RALEIGH, N.C. – Following guidance from the Governor’s office and the Department of Health and Human Services, North Carolina’s state parks will increase recreational access and services beginning May 9. The Division of Parks and Recreation is working with state and local public health authorities to closely monitor the COVID-19 pandemic and use a phased, collaborative approach to increase access to North Carolina State Parks in a systematic manner.

Beginning May 9, 29 state parks that were closed will reopen including most roads, trails, restrooms and some boat ramps. Some access areas may be closed, so visitors should check park webpages for details. Campgrounds, picnic shelters, swim areas, playgrounds, visitor centers, and other common gathering areas will remain closed during this phase.

The health and safety of employees, visitors, and residents of our state remain the highest priority as we move forward with easing restrictions at state parks. Park superintendents have examined each facility function and service provided to ensure those operations comply with public health guidance. Cleaning procedures effective for COVID-19 disinfection are established and staff are trained to disinfect restrooms and high-touch areas. Park staff have Personal Protective Equipment (PPE) to reduce the spread risk of COVID-19 as they interact with the public and clean restrooms and other areas.

“The importance of our parks and trails to North Carolinians has become quite apparent during this pandemic,” said State Parks Director Dwayne Patterson. “While we look forward to welcoming visitors back to the parks that have been closed, we are approaching this phased reopening with safety in mind. As we balance the high visitation we expect with our responsibility to protect park staff and natural resources, we ask that everyone be respectful of park staff, other visitors, and the parks’ natural areas.”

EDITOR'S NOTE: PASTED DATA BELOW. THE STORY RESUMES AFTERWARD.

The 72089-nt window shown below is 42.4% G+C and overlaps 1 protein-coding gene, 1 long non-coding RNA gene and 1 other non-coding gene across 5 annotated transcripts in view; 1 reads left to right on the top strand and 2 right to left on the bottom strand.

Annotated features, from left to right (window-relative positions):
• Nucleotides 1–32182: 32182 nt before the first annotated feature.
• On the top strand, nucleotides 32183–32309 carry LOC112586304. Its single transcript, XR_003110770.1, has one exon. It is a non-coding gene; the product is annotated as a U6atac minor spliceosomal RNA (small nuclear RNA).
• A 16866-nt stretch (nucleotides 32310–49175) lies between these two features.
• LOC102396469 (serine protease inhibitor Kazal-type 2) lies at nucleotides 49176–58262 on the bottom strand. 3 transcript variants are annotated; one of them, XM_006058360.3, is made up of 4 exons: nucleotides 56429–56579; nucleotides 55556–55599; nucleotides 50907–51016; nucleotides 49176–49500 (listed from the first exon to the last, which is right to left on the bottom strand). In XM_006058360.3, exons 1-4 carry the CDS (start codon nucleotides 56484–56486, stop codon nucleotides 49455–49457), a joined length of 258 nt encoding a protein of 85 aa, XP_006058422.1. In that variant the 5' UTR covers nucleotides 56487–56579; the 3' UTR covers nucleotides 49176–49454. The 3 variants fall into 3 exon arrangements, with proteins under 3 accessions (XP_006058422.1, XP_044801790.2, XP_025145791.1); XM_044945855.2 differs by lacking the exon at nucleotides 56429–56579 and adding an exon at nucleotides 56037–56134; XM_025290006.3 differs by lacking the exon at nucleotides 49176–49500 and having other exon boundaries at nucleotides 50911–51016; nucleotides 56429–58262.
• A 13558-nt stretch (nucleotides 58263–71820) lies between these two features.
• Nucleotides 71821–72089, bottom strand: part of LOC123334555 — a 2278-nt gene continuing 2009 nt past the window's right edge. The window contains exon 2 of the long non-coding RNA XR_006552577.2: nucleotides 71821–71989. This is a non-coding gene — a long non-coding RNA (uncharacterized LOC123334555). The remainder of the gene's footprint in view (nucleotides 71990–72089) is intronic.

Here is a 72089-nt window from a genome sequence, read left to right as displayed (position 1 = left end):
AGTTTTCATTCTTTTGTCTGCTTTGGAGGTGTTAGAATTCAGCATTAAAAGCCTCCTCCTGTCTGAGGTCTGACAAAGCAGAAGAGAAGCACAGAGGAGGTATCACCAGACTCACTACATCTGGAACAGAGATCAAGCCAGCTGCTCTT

A return to full operations will occur in phases. The current plan calls for reopening campgrounds in the second phase, and the third and final phase will include opening common areas and resuming educational activities and other programming.

To ensure health and safety, park visitors should follow the “Three W’s” as outlined by the N.C. Dept. of Health and Human Services – wear a mask or cloth face covering; wait in line at least six feet away from others, and wash hands frequently. Visitors should also follow local health orders, maintain social distancing, bring hand sanitizer and reusable water bottles, avoid high-risk activities that could lead to calling first responders who are needed elsewhere during the pandemic, and practice Leave No Trace principles.

For more Covid-19 information, consult the DHHS website at https://www.ncdhhs.gov/divisions/public-health/covid19/covid-19-guidance#phase-1-easing-of-restrictions.

Park staff ask that visitors check the park webpage for detailed information before their visit rather than calling the park office. For the most up to date information about facility openings, service hours, and access, please visit the Division of Parks and Recreation’s website at ncparks.gov/open.

About the North Carolina Department of Natural and Cultural Resources

The N.C. Department of Natural and Cultural Resources (NCDNCR) is the state agency with a vision to be the leader in using the state's natural and cultural resources to build the social, cultural, educational and economic future of North Carolina. NCDNCR's mission is to improve the quality of life in our state by creating opportunities to experience excellence in the arts, history, libraries and nature in North Carolina by stimulating learning, inspiring creativity, preserving the state's history, conserving the state's natural heritage, encouraging recreation and cultural tourism, and promoting economic development.

NCDNCR includes 27 historic sites, seven history museums, two art museums, two science museums, three aquariums and Jennette's Pier, 39 state parks and recreation areas, the N.C. Zoo, the nation's first state-supported Symphony Orchestra, the State Library, the State Archives, the N.C. Arts Council, State Preservation Office and the Office of State Archaeology, along with the Division of Land and Water Stewardship. For more information, please visit www.ncdcr.gov.

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